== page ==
Who Should Get the HPV Vaccine?
It’s a simple vaccine that goes a long way toward preventing cancer.
Did you know that 80 percent of Americans will get an HPV infection at some point in their lives?
According to the Centers for Disease Control, almost every sexually active person will get HPV at some point if they are not vaccinated. HPV can lead to certain cancers.
You may be wondering who should get the HPV vaccine or if your daughter is old enough—or too old—to benefit. We have the answers for you, including vital information on the safety of the HPV vaccine, the dosage schedule and how long the HPV vaccination lasts.
When Should My Child Get the HPV Vaccine?
The first dose of the HPV vaccine should be given when your child is 11 to 12 years old. The second dose should be given six to 12 months after the first dose.
While you can get them vaccinated when they’re older, they may need three doses instead of two.
For example, if your child had the vaccine when they were 15 or older, they’ll need three shots that will be given over six months.
Why Should My Daughter Get the Vaccine So Early?
We believe it’s better to get an HPV vaccine such as Gardasil earlier rather than later because this will protect your child before they are exposed to the virus.
What If My Teen Hasn’t Gotten the Vaccination Yet?
We’ll be happy to help. Contact us so we can get it scheduled as soon as possible.
When Is It Too Late to Get the Vaccination?
We recommend getting the vaccine no later than when you’re 26 years old.
Is the HPV Vaccine Safe?
More than 12 years of research went into creating the HPV vaccine, and it’s been closely monitored for more than a decade. All studies show that it is both safe and effective.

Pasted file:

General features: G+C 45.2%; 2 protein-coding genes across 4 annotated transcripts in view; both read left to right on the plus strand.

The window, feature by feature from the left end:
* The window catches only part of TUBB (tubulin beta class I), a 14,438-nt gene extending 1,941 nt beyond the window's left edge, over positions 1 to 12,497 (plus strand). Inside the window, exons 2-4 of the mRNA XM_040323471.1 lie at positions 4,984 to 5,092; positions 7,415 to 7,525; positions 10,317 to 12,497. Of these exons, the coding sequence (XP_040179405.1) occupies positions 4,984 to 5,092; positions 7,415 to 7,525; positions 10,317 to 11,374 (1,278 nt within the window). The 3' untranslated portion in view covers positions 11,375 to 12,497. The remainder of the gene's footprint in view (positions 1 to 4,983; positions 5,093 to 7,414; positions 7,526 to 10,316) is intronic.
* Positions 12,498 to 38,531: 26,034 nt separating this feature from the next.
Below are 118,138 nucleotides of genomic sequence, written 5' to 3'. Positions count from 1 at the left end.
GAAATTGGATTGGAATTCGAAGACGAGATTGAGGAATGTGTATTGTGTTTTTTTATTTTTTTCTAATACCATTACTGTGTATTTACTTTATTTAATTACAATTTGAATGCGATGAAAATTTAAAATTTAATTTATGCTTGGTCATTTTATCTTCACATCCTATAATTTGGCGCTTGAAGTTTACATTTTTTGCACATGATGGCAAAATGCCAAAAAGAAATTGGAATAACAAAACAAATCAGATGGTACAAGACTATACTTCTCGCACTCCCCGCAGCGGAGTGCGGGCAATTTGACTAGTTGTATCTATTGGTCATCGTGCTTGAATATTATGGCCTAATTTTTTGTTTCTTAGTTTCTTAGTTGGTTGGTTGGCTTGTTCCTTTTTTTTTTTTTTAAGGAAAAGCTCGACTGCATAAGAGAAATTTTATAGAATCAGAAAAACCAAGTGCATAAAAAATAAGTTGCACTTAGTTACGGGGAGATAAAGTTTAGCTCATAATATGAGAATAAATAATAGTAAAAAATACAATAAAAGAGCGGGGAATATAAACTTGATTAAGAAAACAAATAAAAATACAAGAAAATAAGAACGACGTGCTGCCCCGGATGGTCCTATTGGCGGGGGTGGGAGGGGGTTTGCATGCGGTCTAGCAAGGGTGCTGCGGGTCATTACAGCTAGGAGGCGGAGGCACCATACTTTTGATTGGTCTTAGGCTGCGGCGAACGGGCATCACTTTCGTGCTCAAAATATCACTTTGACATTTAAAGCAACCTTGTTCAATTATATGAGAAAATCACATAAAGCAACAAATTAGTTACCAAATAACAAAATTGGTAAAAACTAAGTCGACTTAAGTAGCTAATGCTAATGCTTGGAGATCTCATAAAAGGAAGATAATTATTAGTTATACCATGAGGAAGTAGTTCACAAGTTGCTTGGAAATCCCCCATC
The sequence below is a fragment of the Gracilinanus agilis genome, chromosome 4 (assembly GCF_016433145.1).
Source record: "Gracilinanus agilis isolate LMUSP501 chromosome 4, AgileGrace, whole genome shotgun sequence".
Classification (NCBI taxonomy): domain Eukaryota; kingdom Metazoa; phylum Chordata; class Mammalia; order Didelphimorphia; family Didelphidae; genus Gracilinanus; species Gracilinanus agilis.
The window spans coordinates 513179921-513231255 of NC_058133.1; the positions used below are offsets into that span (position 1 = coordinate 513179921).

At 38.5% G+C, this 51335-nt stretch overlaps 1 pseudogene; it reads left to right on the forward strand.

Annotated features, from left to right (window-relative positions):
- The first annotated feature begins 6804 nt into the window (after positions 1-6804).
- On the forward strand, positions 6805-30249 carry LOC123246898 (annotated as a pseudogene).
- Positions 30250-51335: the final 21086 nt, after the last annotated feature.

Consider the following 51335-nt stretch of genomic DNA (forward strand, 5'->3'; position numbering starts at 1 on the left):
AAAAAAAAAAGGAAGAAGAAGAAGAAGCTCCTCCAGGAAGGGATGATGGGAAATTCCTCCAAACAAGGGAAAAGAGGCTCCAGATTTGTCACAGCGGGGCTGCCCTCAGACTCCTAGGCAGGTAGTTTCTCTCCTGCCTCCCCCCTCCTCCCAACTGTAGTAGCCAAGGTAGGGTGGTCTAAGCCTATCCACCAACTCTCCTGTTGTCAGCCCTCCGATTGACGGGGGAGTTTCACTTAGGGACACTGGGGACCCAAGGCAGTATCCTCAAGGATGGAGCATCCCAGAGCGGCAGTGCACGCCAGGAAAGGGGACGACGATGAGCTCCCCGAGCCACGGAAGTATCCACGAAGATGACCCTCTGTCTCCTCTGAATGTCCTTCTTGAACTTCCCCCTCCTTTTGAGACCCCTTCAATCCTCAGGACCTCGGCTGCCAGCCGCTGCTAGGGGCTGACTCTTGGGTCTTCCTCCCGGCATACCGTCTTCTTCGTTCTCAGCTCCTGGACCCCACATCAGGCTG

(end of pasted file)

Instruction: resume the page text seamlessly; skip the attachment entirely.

Public health researchers are also continually monitoring the HPV vaccination to ensure that it continues to remain safe.
Are There Any HPV Vaccination Side Effects?
While the HPV vaccination is safe, there may be some very mild side effects.
These can include:
- Redness or swelling where the shot was given
We firmly believe that the benefits offered by the HPV vaccine outweigh the risk of any potential side effects.
How Long Does the HPV Vaccination Last?
One of the benefits of HPV vaccination is that it remains effective over a long period of time. Studies have indicated that after 10 years there’s no evidence that the protection has weakened.
The Vaccine Doesn’t Protect You Against Everything
Remember that while the vaccine is very effective at protecting you from certain types of HPV, it won’t prevent sexually transmitted infections (STIs) like herpes or HIV. We encourage you to use condoms and get regular testing for STIs.
While the vaccine does protect against most forms of HPV, there are still a few cancer-causing strains that it does not. This is why we encourage you to have a regular appointment where we can conduct a Pap smear to check for cervical cancer.
Facts You May Not Know About HPV
The vaccine has been instrumental in reducing the number of HPV infections and cervical cancers.
In fact, since the vaccine has been created, the HPV types that cause cancers and genital warts have reduced 86 percent among teen girls, according to information from the Centers for Disease Control.
Vaccinated women also saw a 40 percent reduction in the number of cervical precancers.
Annually, HPV causes 35,000 cases of cancer in both men and women. Vaccination could prevent more than 32,000 of these cancers.
We Provide the Care You Need for a Lifetime of Wellness
We’re more than happy to provide an HPV vaccination for you or your daughter.
But we don’t want your care to stop there.
Everything we do is centered on your complete wellness. This means we’re concerned about much more than your gynecological health. We want to be proactive and help you treat chronic diseases before they become something more serious.
That’s one reason why we offer convenient 3D mammography that you can schedule at the same time as your yearly appointment.
Let us be partners in your care and provide the world-class service you deserve. Contact us today to schedule an appointment.